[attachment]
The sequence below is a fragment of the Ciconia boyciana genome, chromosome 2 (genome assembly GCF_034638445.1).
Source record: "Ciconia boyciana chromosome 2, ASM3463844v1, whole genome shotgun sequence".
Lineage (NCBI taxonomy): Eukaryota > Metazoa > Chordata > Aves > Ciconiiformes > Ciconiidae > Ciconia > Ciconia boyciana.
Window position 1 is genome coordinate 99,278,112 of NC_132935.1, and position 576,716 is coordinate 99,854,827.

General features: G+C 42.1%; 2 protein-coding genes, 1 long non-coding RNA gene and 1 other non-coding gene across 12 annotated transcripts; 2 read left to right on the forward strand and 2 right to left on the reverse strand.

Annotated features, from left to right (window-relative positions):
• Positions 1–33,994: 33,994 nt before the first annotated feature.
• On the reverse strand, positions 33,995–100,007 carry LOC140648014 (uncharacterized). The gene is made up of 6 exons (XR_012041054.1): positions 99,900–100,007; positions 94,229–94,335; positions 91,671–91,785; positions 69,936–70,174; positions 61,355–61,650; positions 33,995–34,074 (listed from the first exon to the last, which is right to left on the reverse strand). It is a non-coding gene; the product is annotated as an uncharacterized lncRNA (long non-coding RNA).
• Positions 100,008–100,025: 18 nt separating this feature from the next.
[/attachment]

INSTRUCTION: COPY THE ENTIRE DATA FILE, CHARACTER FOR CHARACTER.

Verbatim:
The sequence below is a fragment of the Ciconia boyciana genome, chromosome 2 (genome assembly GCF_034638445.1).
Source record: "Ciconia boyciana chromosome 2, ASM3463844v1, whole genome shotgun sequence".
Lineage (NCBI taxonomy): Eukaryota > Metazoa > Chordata > Aves > Ciconiiformes > Ciconiidae > Ciconia > Ciconia boyciana.
Window position 1 is genome coordinate 99,278,112 of NC_132935.1, and position 576,716 is coordinate 99,854,827.

General features: G+C 42.1%; 2 protein-coding genes, 1 long non-coding RNA gene and 1 other non-coding gene across 12 annotated transcripts; 2 read left to right on the forward strand and 2 right to left on the reverse strand.

Annotated features, from left to right (window-relative positions):
• Positions 1–33,994: 33,994 nt before the first annotated feature.
• On the reverse strand, positions 33,995–100,007 carry LOC140648014 (uncharacterized). The gene is made up of 6 exons (XR_012041054.1): positions 99,900–100,007; positions 94,229–94,335; positions 91,671–91,785; positions 69,936–70,174; positions 61,355–61,650; positions 33,995–34,074 (listed from the first exon to the last, which is right to left on the reverse strand). It is a non-coding gene; the product is annotated as an uncharacterized lncRNA (long non-coding RNA).
• Positions 100,008–100,025: 18 nt separating this feature from the next.